When are the glimmer twins going to take the fight to Costello? Do they have what it takes to do so?

Update Feb 4th
The ALP's response eventually came. It says that economic reform under the Howard Government has stalled and this jeapordises Australia's future economic growth. Wayne Swan says:

In a damming indictment of the Government's economic credentials the OECD says that economic reform has slackened off and needs to be reinvigorated. The slacking off has occurred across the board, with all the drivers of economic growth being neglected, including labour market participation, productivity, tax and education.

So what economic reform does the ALP favour, given the free market account of the reform agenda outlined in the AFR?

Wayne Swan mentions marginal tax rates, top marginal tax rates and labour market reform including skills shortages.Is this not the Government's agenda?

There is nothing about the trade deficit either. Is not that silence the Treasury's agenda?

When then is the ALP's economic reform agenda? I reckon it is playing small target by default.

One possibility is tax reform to ease the high marginal tax rates for those people moving from welfare to work? That is necessary and good policy but it is a very expensive bit of reform. Is the ALP serious about this? Or is it shadow boxing? My judgement is that Swan and Smith are faking it.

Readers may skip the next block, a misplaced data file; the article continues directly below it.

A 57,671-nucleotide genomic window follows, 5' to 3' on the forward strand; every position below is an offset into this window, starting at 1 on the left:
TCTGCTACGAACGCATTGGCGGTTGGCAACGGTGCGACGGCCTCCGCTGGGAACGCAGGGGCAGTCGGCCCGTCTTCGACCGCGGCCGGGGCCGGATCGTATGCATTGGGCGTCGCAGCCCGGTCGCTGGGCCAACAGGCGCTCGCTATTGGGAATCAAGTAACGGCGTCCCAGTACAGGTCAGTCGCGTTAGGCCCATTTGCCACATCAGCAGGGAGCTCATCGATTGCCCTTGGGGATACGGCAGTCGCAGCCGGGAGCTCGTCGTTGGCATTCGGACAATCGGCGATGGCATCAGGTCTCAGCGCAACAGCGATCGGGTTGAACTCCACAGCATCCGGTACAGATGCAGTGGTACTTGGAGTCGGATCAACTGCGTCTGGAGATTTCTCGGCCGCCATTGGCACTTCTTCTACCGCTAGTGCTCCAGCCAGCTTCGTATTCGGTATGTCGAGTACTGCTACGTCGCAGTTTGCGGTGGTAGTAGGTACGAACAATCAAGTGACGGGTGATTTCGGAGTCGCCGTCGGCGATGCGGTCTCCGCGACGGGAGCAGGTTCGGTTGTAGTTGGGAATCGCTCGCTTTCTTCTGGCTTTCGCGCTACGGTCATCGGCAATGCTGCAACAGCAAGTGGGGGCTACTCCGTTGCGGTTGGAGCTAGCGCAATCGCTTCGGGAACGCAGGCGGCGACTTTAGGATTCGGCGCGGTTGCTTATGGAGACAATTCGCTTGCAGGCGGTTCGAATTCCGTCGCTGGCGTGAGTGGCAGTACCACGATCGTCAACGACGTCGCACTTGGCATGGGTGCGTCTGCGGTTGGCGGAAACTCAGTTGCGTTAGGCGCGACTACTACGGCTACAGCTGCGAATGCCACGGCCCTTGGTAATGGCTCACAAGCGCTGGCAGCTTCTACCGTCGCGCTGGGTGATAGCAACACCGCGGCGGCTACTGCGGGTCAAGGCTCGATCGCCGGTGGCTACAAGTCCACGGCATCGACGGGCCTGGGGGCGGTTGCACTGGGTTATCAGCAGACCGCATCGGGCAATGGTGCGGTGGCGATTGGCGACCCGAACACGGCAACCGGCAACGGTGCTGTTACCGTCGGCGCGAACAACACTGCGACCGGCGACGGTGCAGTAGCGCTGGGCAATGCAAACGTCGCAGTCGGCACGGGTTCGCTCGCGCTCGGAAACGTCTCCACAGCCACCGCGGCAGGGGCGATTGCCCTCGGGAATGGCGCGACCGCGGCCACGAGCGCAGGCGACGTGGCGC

Ross Gittens agrees. he says that Swan and Smith are political operators who are unlikely to establish the ALP's economic credibility vis-a-vis Costello in the quality press.

| Posted by Gary Sauer-Thompson at 11:07 AM | | Comments (2)


"The OECD pretty much runs the Treasury line says John Quiggin."
No, he actually says (correctly) that Treasury pretty much runs the OECD line on Australia.

There are plenty of tax reforms I'd like to see - not all of them dsitributionally progressive. But I reckon an 'excessive' top marginal rate is fairly low on the list of problems. Trying to outflank Howard on the right is poor economics, and really lousy politics.

derrida derrida
I've gone back and re-read Quiggin's remarks on the relationship between Australian Treasuy and the OECD. He says that he largely ignores:

" OECD reports on the Australian economy, since they are in essence, a Paris republication of the Australian Treasury policy line of the day. The OECD is largely staffed by officials from national treasury departments on temporary postings, and its primary source in consultations is the Treasury."

My statement that "the OECD pretty much runs the Treasury line" is a reasonable interpretation of Quiggin's phrase that the OECD reports are "a Paris republication of the Australian Treasury policy line of the day."

So I will stick with what I've said.

I agree with that you that, if the ALP is trying to outflank Howard on economic reform by being even more rightwing, then that strategy is poor economics and lousy politics. I have argued along with Gittens that the Swan and Smith are fakes--political operators lacking economic knowledge--and so have little idea of the implications of what they are saying.

If they are going to reform the economy they should be addressing the current account deficit, the knowledge economy, and making the economy more competitive and more ecologically sustainable.

The glimmer twins do a lousy job on all these issues.